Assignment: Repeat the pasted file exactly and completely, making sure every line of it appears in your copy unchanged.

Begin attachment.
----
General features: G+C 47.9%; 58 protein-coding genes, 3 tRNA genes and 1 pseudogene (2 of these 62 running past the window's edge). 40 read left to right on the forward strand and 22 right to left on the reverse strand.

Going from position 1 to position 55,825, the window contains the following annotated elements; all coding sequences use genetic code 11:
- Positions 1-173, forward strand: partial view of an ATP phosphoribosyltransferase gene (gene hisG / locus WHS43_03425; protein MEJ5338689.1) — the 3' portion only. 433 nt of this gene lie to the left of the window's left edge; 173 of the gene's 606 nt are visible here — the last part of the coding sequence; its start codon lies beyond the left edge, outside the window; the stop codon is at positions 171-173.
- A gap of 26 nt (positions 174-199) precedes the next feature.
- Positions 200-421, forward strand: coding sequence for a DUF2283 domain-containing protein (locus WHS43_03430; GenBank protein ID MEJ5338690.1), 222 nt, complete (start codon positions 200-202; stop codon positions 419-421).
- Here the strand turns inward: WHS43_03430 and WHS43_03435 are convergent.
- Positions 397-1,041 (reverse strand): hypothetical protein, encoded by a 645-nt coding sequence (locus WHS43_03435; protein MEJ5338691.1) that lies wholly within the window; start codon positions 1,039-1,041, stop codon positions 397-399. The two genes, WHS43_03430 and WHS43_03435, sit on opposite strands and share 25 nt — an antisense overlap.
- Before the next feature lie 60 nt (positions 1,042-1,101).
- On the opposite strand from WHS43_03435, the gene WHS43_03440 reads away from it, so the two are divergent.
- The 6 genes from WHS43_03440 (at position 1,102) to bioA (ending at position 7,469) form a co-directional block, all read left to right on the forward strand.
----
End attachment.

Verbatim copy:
General features: G+C 47.9%; 58 protein-coding genes, 3 tRNA genes and 1 pseudogene (2 of these 62 running past the window's edge). 40 read left to right on the forward strand and 22 right to left on the reverse strand.

Going from position 1 to position 55,825, the window contains the following annotated elements; all coding sequences use genetic code 11:
- Positions 1-173, forward strand: partial view of an ATP phosphoribosyltransferase gene (gene hisG / locus WHS43_03425; protein MEJ5338689.1) — the 3' portion only. 433 nt of this gene lie to the left of the window's left edge; 173 of the gene's 606 nt are visible here — the last part of the coding sequence; its start codon lies beyond the left edge, outside the window; the stop codon is at positions 171-173.
- A gap of 26 nt (positions 174-199) precedes the next feature.
- Positions 200-421, forward strand: coding sequence for a DUF2283 domain-containing protein (locus WHS43_03430; GenBank protein ID MEJ5338690.1), 222 nt, complete (start codon positions 200-202; stop codon positions 419-421).
- Here the strand turns inward: WHS43_03430 and WHS43_03435 are convergent.
- Positions 397-1,041 (reverse strand): hypothetical protein, encoded by a 645-nt coding sequence (locus WHS43_03435; protein MEJ5338691.1) that lies wholly within the window; start codon positions 1,039-1,041, stop codon positions 397-399. The two genes, WHS43_03430 and WHS43_03435, sit on opposite strands and share 25 nt — an antisense overlap.
- Before the next feature lie 60 nt (positions 1,042-1,101).
- On the opposite strand from WHS43_03435, the gene WHS43_03440 reads away from it, so the two are divergent.
- The 6 genes from WHS43_03440 (at position 1,102) to bioA (ending at position 7,469) form a co-directional block, all read left to right on the forward strand.